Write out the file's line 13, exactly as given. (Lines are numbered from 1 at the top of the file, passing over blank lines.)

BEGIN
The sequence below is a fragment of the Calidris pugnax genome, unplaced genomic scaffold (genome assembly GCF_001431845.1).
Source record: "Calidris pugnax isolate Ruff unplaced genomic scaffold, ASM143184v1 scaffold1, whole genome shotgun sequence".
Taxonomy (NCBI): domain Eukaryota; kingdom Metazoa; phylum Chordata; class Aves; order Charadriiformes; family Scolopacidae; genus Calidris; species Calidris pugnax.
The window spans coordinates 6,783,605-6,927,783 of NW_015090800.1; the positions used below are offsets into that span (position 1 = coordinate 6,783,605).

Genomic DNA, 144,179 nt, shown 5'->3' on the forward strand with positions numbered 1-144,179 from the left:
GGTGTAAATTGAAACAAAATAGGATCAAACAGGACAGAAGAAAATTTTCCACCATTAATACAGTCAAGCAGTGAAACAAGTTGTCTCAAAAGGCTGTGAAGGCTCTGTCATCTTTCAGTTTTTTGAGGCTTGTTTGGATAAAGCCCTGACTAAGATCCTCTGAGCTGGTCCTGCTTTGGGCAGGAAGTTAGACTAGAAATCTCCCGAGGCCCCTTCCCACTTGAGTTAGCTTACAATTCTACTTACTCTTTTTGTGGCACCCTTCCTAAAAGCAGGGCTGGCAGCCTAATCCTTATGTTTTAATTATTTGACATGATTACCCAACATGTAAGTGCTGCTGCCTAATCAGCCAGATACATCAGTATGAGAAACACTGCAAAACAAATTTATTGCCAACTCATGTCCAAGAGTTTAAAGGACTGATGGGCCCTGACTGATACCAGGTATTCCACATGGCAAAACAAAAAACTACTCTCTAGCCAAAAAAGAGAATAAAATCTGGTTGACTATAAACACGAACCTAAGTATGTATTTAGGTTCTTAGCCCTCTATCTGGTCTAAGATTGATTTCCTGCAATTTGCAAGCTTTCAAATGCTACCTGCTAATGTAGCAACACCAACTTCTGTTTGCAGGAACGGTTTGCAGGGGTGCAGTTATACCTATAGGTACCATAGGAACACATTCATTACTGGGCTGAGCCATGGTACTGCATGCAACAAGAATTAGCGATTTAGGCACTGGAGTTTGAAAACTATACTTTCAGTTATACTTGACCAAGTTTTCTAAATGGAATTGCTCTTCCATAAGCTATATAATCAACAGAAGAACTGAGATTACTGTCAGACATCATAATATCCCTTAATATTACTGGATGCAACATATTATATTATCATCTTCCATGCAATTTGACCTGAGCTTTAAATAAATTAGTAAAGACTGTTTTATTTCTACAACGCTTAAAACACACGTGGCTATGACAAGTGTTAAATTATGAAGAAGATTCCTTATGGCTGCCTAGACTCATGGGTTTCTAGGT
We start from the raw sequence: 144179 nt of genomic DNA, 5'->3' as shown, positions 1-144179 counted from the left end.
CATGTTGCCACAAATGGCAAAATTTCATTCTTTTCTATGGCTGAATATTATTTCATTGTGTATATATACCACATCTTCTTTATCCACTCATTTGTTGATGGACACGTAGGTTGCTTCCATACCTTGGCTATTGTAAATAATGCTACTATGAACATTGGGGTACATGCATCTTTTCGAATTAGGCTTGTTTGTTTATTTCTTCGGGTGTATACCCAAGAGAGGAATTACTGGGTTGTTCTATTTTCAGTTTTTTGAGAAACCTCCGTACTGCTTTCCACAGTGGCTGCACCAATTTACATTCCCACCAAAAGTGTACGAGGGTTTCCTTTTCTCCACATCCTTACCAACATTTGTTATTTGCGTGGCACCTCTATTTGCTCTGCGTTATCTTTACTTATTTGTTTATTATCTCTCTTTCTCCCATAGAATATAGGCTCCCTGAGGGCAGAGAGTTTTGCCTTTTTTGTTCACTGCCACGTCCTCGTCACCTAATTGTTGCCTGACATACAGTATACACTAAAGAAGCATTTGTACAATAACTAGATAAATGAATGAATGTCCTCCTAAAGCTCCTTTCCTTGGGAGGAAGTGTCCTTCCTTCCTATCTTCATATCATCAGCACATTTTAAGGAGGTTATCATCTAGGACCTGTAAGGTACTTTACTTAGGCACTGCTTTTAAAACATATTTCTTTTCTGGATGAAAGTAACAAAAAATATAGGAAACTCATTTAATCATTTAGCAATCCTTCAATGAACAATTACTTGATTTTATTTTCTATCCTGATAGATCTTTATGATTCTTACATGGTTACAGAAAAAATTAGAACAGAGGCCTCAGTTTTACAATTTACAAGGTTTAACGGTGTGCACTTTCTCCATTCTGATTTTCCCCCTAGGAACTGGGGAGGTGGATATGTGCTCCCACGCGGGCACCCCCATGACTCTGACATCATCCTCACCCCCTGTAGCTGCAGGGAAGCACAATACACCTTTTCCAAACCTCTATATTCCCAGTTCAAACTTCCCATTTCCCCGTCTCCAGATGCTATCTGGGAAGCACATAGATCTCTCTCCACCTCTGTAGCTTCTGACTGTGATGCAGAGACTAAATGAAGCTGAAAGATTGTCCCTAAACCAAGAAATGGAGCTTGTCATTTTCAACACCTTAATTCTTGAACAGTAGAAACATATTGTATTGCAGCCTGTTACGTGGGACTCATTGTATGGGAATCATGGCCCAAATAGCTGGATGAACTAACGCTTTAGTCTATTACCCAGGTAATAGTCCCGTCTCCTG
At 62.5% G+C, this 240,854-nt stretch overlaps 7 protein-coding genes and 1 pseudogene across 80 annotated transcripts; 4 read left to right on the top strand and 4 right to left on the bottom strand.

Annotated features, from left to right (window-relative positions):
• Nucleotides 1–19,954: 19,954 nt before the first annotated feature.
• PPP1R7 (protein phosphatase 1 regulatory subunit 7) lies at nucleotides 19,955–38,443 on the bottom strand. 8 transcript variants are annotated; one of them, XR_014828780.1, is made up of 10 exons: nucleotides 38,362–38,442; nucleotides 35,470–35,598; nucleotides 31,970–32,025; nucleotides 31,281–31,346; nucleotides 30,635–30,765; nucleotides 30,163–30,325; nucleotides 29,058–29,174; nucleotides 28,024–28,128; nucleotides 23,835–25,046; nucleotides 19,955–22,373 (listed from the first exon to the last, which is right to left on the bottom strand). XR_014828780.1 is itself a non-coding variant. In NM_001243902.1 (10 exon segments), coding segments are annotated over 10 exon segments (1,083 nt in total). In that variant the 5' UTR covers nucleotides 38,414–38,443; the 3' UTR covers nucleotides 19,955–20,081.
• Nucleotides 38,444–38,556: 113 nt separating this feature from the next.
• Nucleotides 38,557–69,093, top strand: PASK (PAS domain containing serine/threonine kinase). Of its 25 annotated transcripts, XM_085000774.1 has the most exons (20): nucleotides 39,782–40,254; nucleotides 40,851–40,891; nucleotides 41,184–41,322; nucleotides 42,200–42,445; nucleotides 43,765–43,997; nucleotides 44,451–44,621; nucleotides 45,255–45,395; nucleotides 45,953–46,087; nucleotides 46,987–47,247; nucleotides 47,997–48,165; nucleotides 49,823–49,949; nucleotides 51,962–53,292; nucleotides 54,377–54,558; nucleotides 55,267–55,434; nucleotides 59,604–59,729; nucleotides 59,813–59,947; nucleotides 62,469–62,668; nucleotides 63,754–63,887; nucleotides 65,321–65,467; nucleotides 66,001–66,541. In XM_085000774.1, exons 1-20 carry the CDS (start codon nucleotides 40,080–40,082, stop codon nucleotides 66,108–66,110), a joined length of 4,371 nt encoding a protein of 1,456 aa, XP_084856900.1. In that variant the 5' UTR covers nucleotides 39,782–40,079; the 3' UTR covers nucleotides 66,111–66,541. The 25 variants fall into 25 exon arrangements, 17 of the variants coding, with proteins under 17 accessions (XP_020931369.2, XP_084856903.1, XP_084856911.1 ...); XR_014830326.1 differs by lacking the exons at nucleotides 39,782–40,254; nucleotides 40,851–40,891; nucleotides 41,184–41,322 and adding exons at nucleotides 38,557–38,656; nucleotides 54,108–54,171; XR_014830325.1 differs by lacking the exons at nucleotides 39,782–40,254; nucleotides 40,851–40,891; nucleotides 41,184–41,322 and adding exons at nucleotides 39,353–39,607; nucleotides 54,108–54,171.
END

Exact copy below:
• Nucleotides 38,444–38,556: 113 nt separating this feature from the next.